Use Vegetable Families to Design The Ideal Crop Rotation System

Rotate your vegetable crops in the garden every three or four years by switching up which families of plants you grow in different areas. I have a potato patch wedged between a raised bed and the street curb in my urban community garden. After three years of potato growing in that area, It will be time to switch to kale or beans to give the soil a break by growing a different type of plant. Rotating crops helps to break up the cycles of disease and insects that inhabit every garden.

A great way to understand the needs of the vegetable garden is to know the botanical families that veggies belong to. Generally speaking, vegetables from the same family like the same growing conditions and are also susceptible to the the same pests and diseases. For example, the Solanum family (potatoes, tomatoes, eggplants) are prone to blight. Solanums also all thrive in slightly acidic soil.

Alliums (chives, onions, garlic and leeks) need consistently moist soil all season long.

Brassica vegetable family grow Brussels sprouts kale cabbage

Brassicas

Brassicas (broccoli, kale, cauliflower, Brussels sprouts, cabbage) prefer fertile soil enriched with aged compost. They all attract the North American Cabbage Moth, that lays its eggs on the underside of leaves. The eggs turn into caterpillars and then the damage begins! Caterpillars eat large holes in the leaves of your plants. Keep an eye on the leaf undersides and get rid of any eggs you see to ward off this pest from the onset.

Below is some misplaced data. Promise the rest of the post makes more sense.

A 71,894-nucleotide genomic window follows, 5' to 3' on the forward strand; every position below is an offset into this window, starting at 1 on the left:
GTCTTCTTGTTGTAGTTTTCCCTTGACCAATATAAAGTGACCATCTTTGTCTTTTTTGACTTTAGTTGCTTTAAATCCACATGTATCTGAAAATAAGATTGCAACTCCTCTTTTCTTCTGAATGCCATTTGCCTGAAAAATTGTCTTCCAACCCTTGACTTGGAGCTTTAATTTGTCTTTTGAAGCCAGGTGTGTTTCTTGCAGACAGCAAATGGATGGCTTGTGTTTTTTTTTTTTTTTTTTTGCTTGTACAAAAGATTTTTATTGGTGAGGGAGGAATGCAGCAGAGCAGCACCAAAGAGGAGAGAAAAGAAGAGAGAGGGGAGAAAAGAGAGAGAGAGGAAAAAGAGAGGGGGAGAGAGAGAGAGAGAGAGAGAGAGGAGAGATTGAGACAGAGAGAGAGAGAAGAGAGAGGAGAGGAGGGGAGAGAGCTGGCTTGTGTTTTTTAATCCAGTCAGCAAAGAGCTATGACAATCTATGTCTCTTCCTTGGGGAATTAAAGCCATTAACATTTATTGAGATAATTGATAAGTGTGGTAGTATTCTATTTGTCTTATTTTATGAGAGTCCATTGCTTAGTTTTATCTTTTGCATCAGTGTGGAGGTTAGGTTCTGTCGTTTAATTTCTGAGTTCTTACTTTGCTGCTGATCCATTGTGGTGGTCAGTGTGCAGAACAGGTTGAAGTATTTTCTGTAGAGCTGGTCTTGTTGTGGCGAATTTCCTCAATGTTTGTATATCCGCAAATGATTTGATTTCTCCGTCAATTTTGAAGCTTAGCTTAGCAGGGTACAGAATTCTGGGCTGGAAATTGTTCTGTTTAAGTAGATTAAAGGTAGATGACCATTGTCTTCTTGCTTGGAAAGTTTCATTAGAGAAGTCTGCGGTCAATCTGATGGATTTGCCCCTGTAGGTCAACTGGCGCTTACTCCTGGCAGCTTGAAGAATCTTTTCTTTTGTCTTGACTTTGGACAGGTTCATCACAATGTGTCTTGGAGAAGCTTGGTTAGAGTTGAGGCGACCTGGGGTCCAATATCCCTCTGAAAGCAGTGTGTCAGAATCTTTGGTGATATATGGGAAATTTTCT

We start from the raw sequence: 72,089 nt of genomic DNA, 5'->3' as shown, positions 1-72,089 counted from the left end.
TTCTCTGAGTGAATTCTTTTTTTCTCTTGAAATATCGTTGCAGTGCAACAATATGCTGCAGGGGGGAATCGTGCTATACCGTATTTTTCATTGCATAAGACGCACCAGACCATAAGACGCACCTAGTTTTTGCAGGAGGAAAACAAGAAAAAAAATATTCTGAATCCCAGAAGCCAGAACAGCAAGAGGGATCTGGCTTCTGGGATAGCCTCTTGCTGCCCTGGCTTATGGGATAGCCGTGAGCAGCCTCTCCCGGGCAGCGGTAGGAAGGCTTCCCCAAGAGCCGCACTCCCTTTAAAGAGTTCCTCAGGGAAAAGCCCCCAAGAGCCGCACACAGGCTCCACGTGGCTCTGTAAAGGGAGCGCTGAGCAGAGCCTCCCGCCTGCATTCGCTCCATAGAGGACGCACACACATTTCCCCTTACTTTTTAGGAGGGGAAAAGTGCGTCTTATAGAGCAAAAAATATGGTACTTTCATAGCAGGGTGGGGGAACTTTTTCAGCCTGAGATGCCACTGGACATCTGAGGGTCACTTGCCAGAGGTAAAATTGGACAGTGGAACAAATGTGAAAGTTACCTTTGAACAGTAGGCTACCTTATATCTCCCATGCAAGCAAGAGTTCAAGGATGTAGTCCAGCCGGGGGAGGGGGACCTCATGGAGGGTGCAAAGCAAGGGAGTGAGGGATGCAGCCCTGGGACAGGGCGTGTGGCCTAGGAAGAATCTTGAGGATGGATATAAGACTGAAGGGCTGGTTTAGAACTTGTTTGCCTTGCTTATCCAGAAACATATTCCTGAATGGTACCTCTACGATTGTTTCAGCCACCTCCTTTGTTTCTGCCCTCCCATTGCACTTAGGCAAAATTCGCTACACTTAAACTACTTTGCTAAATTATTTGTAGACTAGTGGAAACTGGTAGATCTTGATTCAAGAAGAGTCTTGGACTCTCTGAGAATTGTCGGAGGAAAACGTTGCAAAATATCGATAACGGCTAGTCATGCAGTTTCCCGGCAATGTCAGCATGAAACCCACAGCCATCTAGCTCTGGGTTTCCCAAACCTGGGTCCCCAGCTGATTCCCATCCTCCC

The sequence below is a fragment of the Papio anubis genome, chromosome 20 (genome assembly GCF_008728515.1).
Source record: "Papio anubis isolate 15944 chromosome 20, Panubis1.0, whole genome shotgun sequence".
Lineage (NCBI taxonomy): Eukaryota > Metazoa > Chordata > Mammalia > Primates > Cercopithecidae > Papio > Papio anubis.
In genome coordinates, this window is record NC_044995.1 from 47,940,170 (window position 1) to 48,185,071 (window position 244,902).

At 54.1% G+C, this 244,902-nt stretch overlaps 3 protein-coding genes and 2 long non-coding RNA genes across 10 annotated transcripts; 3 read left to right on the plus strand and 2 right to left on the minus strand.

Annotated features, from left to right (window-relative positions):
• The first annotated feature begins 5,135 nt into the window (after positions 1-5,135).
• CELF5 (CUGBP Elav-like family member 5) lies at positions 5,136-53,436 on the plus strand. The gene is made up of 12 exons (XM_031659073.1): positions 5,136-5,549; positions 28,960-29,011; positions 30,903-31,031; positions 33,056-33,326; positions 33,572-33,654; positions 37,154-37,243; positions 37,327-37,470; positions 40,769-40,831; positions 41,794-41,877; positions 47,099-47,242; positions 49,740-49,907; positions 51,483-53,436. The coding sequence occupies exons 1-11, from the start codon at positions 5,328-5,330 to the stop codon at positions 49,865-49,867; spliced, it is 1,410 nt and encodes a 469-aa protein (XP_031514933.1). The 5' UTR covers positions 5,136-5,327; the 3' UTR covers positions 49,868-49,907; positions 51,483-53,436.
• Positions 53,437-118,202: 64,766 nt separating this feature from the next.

Curcubits vegetable family grow melon cucumber squash

Curcubits

Curcubits (melon, cucumber, squash) thrive during the hot summer months but require rich, evenly moist soil.

Grow plants from different vegetable families in specific areas of your garden so you can easily switch up their location each year of planting.

You can get the most out of your soil by switching up the types of plants grown during successive years. Plants with big roots use different soil nutrients than those with big leafy tops. By rotating crops you can maximize your soil’s productivity and health.

During a recent farm day at a family run farm in Delta, BC we had the privilege of being taken on a tour by the land owner himself, an experienced farmer implements many ecological practices on his farm. He grows a strawberry field every year for all of us city folk to come and pick fresh berries ourselves. He told us that he alternates strawberries with daikon radishes periodically. The strawberries tend to compact the soil, while the daikon root vegetable’s long root system is the natural antidote to soil compaction.

Here is an example of a three year Crop Rotation you can use in your garden:

Crop rotation plan vegetable gardenYear 1: Brassicas, lettuce, spinach

Year 2: Beans, onions, squash, peas

Year 3: carrots, beets, potatoes, tomatoes

At the end of the third year, in the fall, add lime and compost to the soil. Plant a cover Crop such as buckwheat. Then in spring, return to Year 1 and rotate your planting areas according to your own planting plan within the garden.